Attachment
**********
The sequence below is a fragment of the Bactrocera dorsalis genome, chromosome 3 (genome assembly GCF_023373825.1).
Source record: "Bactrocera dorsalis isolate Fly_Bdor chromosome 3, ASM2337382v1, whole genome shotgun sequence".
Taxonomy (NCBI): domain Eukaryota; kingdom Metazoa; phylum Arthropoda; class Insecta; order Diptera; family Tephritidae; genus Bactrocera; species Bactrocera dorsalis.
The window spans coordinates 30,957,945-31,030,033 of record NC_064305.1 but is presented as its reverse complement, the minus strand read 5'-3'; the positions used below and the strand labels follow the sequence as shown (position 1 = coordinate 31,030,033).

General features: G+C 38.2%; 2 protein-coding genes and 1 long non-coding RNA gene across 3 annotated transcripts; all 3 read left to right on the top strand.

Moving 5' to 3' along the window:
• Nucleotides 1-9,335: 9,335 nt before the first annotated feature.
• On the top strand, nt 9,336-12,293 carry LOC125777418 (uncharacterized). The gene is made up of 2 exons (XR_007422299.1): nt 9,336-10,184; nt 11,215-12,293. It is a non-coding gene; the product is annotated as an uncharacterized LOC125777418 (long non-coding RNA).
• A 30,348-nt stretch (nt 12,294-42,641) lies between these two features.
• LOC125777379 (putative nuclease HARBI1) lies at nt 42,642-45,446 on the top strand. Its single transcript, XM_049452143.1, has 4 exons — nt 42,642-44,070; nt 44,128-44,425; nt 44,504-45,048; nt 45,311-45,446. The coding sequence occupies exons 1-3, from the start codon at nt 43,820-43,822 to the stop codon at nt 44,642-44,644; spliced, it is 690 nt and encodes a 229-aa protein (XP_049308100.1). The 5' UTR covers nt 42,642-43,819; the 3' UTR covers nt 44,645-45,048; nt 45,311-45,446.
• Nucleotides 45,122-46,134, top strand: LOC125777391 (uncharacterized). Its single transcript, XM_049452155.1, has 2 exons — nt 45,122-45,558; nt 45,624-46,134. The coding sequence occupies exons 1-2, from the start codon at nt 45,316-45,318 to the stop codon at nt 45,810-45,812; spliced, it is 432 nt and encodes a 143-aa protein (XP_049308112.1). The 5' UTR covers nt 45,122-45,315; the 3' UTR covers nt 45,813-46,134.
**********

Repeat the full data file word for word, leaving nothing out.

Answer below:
The sequence below is a fragment of the Bactrocera dorsalis genome, chromosome 3 (genome assembly GCF_023373825.1).
Source record: "Bactrocera dorsalis isolate Fly_Bdor chromosome 3, ASM2337382v1, whole genome shotgun sequence".
Taxonomy (NCBI): domain Eukaryota; kingdom Metazoa; phylum Arthropoda; class Insecta; order Diptera; family Tephritidae; genus Bactrocera; species Bactrocera dorsalis.
The window spans coordinates 30,957,945-31,030,033 of record NC_064305.1 but is presented as its reverse complement, the minus strand read 5'-3'; the positions used below and the strand labels follow the sequence as shown (position 1 = coordinate 31,030,033).

General features: G+C 38.2%; 2 protein-coding genes and 1 long non-coding RNA gene across 3 annotated transcripts; all 3 read left to right on the top strand.

Moving 5' to 3' along the window:
• Nucleotides 1-9,335: 9,335 nt before the first annotated feature.
• On the top strand, nt 9,336-12,293 carry LOC125777418 (uncharacterized). The gene is made up of 2 exons (XR_007422299.1): nt 9,336-10,184; nt 11,215-12,293. It is a non-coding gene; the product is annotated as an uncharacterized LOC125777418 (long non-coding RNA).
• A 30,348-nt stretch (nt 12,294-42,641) lies between these two features.
• LOC125777379 (putative nuclease HARBI1) lies at nt 42,642-45,446 on the top strand. Its single transcript, XM_049452143.1, has 4 exons — nt 42,642-44,070; nt 44,128-44,425; nt 44,504-45,048; nt 45,311-45,446. The coding sequence occupies exons 1-3, from the start codon at nt 43,820-43,822 to the stop codon at nt 44,642-44,644; spliced, it is 690 nt and encodes a 229-aa protein (XP_049308100.1). The 5' UTR covers nt 42,642-43,819; the 3' UTR covers nt 44,645-45,048; nt 45,311-45,446.
• Nucleotides 45,122-46,134, top strand: LOC125777391 (uncharacterized). Its single transcript, XM_049452155.1, has 2 exons — nt 45,122-45,558; nt 45,624-46,134. The coding sequence occupies exons 1-2, from the start codon at nt 45,316-45,318 to the stop codon at nt 45,810-45,812; spliced, it is 432 nt and encodes a 143-aa protein (XP_049308112.1). The 5' UTR covers nt 45,122-45,315; the 3' UTR covers nt 45,813-46,134.